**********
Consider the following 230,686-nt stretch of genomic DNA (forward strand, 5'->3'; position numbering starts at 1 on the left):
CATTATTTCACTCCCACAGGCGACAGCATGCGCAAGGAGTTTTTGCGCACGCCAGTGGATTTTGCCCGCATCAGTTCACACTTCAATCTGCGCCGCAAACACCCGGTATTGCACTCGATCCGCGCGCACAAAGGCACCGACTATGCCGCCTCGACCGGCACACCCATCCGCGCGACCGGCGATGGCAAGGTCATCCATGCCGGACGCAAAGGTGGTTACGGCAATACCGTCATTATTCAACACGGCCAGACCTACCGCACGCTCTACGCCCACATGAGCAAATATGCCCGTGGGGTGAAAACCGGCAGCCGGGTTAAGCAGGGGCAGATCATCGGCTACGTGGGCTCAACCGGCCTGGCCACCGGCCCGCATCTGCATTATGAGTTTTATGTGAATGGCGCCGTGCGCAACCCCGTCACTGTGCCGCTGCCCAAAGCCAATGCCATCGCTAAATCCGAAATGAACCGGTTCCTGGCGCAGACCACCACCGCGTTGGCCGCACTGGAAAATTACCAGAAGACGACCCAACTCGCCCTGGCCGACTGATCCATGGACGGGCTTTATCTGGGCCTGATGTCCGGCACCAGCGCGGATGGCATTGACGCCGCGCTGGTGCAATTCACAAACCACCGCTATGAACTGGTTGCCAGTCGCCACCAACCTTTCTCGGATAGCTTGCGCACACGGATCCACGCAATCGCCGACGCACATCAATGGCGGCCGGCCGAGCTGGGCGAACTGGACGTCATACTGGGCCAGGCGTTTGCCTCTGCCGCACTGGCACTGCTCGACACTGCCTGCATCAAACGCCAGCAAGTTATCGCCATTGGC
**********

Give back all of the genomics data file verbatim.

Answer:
Consider the following 230,686-nt stretch of genomic DNA (forward strand, 5'->3'; position numbering starts at 1 on the left):
CATTATTTCACTCCCACAGGCGACAGCATGCGCAAGGAGTTTTTGCGCACGCCAGTGGATTTTGCCCGCATCAGTTCACACTTCAATCTGCGCCGCAAACACCCGGTATTGCACTCGATCCGCGCGCACAAAGGCACCGACTATGCCGCCTCGACCGGCACACCCATCCGCGCGACCGGCGATGGCAAGGTCATCCATGCCGGACGCAAAGGTGGTTACGGCAATACCGTCATTATTCAACACGGCCAGACCTACCGCACGCTCTACGCCCACATGAGCAAATATGCCCGTGGGGTGAAAACCGGCAGCCGGGTTAAGCAGGGGCAGATCATCGGCTACGTGGGCTCAACCGGCCTGGCCACCGGCCCGCATCTGCATTATGAGTTTTATGTGAATGGCGCCGTGCGCAACCCCGTCACTGTGCCGCTGCCCAAAGCCAATGCCATCGCTAAATCCGAAATGAACCGGTTCCTGGCGCAGACCACCACCGCGTTGGCCGCACTGGAAAATTACCAGAAGACGACCCAACTCGCCCTGGCCGACTGATCCATGGACGGGCTTTATCTGGGCCTGATGTCCGGCACCAGCGCGGATGGCATTGACGCCGCGCTGGTGCAATTCACAAACCACCGCTATGAACTGGTTGCCAGTCGCCACCAACCTTTCTCGGATAGCTTGCGCACACGGATCCACGCAATCGCCGACGCACATCAATGGCGGCCGGCCGAGCTGGGCGAACTGGACGTCATACTGGGCCAGGCGTTTGCCTCTGCCGCACTGGCACTGCTCGACACTGCCTGCATCAAACGCCAGCAAGTTATCGCCATTGGC